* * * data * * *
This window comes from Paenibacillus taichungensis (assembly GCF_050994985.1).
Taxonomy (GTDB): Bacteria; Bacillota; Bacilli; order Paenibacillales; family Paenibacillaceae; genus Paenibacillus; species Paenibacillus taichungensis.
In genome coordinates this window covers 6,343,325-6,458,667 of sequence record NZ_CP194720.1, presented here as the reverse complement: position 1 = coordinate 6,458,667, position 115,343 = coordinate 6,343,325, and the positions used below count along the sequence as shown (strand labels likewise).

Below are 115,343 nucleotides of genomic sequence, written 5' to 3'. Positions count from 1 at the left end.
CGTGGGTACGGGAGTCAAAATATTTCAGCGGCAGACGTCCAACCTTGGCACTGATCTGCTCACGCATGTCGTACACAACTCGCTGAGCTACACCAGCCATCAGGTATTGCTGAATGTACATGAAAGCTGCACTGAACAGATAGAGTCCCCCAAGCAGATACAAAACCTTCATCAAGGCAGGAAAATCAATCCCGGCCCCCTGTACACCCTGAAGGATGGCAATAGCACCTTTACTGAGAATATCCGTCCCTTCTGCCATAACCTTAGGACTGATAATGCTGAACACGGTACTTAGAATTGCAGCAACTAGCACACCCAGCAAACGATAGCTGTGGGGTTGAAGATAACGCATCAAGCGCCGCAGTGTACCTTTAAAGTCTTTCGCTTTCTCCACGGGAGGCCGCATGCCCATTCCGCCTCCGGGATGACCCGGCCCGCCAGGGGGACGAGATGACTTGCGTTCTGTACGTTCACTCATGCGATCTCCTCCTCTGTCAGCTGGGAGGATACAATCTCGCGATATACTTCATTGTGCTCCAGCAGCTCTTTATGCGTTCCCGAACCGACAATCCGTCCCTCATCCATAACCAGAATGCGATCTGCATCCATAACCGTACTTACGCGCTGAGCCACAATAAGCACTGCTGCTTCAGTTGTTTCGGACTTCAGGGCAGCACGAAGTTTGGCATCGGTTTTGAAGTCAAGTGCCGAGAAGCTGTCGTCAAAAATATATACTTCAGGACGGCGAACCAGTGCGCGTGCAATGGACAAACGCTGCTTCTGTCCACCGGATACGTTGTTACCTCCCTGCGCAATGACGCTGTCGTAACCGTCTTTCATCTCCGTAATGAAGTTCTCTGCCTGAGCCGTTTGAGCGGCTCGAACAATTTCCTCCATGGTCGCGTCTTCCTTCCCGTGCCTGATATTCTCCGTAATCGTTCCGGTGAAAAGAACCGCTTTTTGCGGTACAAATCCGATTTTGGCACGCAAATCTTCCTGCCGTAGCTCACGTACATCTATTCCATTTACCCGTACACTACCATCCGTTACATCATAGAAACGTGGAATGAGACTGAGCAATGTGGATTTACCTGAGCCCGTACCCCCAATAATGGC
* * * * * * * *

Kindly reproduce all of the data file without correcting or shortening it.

This window comes from Paenibacillus taichungensis (assembly GCF_050994985.1).
Taxonomy (GTDB): Bacteria; Bacillota; Bacilli; order Paenibacillales; family Paenibacillaceae; genus Paenibacillus; species Paenibacillus taichungensis.
In genome coordinates this window covers 6,343,325-6,458,667 of sequence record NZ_CP194720.1, presented here as the reverse complement: position 1 = coordinate 6,458,667, position 115,343 = coordinate 6,343,325, and the positions used below count along the sequence as shown (strand labels likewise).

Below are 115,343 nucleotides of genomic sequence, written 5' to 3'. Positions count from 1 at the left end.
CGTGGGTACGGGAGTCAAAATATTTCAGCGGCAGACGTCCAACCTTGGCACTGATCTGCTCACGCATGTCGTACACAACTCGCTGAGCTACACCAGCCATCAGGTATTGCTGAATGTACATGAAAGCTGCACTGAACAGATAGAGTCCCCCAAGCAGATACAAAACCTTCATCAAGGCAGGAAAATCAATCCCGGCCCCCTGTACACCCTGAAGGATGGCAATAGCACCTTTACTGAGAATATCCGTCCCTTCTGCCATAACCTTAGGACTGATAATGCTGAACACGGTACTTAGAATTGCAGCAACTAGCACACCCAGCAAACGATAGCTGTGGGGTTGAAGATAACGCATCAAGCGCCGCAGTGTACCTTTAAAGTCTTTCGCTTTCTCCACGGGAGGCCGCATGCCCATTCCGCCTCCGGGATGACCCGGCCCGCCAGGGGGACGAGATGACTTGCGTTCTGTACGTTCACTCATGCGATCTCCTCCTCTGTCAGCTGGGAGGATACAATCTCGCGATATACTTCATTGTGCTCCAGCAGCTCTTTATGCGTTCCCGAACCGACAATCCGTCCCTCATCCATAACCAGAATGCGATCTGCATCCATAACCGTACTTACGCGCTGAGCCACAATAAGCACTGCTGCTTCAGTTGTTTCGGACTTCAGGGCAGCACGAAGTTTGGCATCGGTTTTGAAGTCAAGTGCCGAGAAGCTGTCGTCAAAAATATATACTTCAGGACGGCGAACCAGTGCGCGTGCAATGGACAAACGCTGCTTCTGTCCACCGGATACGTTGTTACCTCCCTGCGCAATGACGCTGTCGTAACCGTCTTTCATCTCCGTAATGAAGTTCTCTGCCTGAGCCGTTTGAGCGGCTCGAACAATTTCCTCCATGGTCGCGTCTTCCTTCCCGTGCCTGATATTCTCCGTAATCGTTCCGGTGAAAAGAACCGCTTTTTGCGGTACAAATCCGATTTTGGCACGCAAATCTTCCTGCCGTAGCTCACGTACATCTATTCCATTTACCCGTACACTACCATCCGTTACATCATAGAAACGTGGAATGAGACTGAGCAATGTGGATTTACCTGAGCCCGTACCCCCAATAATGGC